Can A Man Marry His Brother’s Wife According To The Bible?

Leviticus 20:21
If a man marries his brother’s wife, it is an act of impurity; he has dishonored his brother. They will be childless.

Deuteronomy 25:5
If brothers are living together and one of them dies without a son, his widow must not marry outside the family. Her husband’s brother shall take her and marry her and fulfill the duty of a brother-in-law to her.

How am I supposed to read this? Some in defense say the first verse is talking about a divorced wife, while the second one is talking about a widowed wife.  However,Lev. 20:21 never mentioned a divorce case or a deceased brother. One would have to  read the divorce into the text. Also, it is quite possible that Lev. 25:5.

Marrying the brother’s wife was at first forbidden and considered impure, shameful and dishonoring to the brother, and then not only it became permissible, but also mandatory in the case of death!

In Mark 12:18-27 Jesus answered a question posed by some Sadducees. They described a woman who was widowed and required to marry her brother-in-law. This was called a “Levirate” marriage. Their first-born son will be considered to be the son of the deceased husband. In this case, they imagined that seven brothers-in-law married her in succession without having a son.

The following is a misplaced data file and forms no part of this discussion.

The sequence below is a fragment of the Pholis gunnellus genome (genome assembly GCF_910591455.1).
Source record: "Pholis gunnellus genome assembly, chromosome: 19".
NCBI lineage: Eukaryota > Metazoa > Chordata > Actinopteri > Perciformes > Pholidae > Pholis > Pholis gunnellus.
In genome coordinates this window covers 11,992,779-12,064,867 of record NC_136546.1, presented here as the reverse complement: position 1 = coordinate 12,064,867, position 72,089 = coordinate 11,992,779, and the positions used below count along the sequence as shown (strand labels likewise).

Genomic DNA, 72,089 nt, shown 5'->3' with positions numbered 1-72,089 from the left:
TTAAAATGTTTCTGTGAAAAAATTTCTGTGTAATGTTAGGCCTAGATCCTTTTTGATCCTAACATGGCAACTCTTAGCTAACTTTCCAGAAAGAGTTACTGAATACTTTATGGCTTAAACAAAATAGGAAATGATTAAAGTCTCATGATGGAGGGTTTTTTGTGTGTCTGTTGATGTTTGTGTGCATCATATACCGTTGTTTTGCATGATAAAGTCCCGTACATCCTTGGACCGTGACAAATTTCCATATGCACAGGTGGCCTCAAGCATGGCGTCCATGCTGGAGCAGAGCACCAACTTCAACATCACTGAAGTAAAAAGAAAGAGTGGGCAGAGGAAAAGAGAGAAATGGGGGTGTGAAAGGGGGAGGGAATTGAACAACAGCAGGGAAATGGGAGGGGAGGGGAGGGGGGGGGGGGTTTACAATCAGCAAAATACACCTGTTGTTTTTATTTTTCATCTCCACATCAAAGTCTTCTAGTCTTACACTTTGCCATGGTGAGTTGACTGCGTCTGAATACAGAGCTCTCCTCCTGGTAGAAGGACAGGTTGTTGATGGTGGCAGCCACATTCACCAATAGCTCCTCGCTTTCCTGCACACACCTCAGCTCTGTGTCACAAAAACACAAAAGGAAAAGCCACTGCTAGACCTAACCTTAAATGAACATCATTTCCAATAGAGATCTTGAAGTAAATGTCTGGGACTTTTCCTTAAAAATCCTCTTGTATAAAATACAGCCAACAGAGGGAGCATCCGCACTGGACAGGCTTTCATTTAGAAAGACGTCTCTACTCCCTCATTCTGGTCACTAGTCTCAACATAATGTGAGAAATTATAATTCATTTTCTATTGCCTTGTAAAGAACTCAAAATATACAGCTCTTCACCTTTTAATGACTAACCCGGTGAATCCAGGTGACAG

Jesus would have used the opportunity to preach on the unfairness and sexism implicit in this requirement of Jewish law (from Deuteronomy 25:5-10)  as according to Islam no Prophet would allow such unfairness. After all, the woman was not allowed to refuse to marry any of the brothers, even if she despised some of them. Levirate marriage often involved serial rape. But Jesus is not recorded as having condemned the practice even though we Muslims believe he would have. He might have criticized Levirate marriage at the time, but his words might not have been considered significant to the Gospel writers who thus might not have recorded Jesus’ comments. Alternately, they might have recorded Jesus criticism of Levirate marriage in the original, autograph copy of their Gospels.  However, a later copyist might have deleted the passage. As archeologists are fond of saying: “Absence of proof is not proof of absence.”

In Jewish law A levirate marriage is mandated by Deuteronomy 25:5-6 of the Hebrew Bible and obliges a brother to marry the widow of his childless deceased brother, with the firstborn child being treated as that of the deceased brother, (see also Genesis 38:8) which renders the child the heir of the deceased brother and not the genetic father. There is another provision known as halizah (Deuteronomy 25:9-10), which explains that if a man refuses to carry out this ‘duty’ the woman must spit in his face, take one of his shoes, and the others in the town must always call him ‘the one without a shoe’. While this provision implies that a brother may opt-out of Levirate marriage, there is no provision in the Books of Moses for the widow to do so. Later authorities in Jewish law (Talmudic period) strongly discouraged yibbum in favor of haliza. Because there is a general prohibition on a man marrying his brother’s wife, (Leviticus 18:16) anytime that ayibbum is not required (for example the deceased had a child) it is forbidden.

(b)- Biological Contradiction and False Promise:

Let us again look at Leviticus 20:21:

Leviticus 20:21
If a man marries his brother’s wife, it is an act of impurity; he has dishonored his brother. They will be childless.

Would GOD Almighty really deprive the couple from having children (by causing either of them to become barren) as promised in the verse?? No,  this would be scientifically incorrect.

Comments are closed.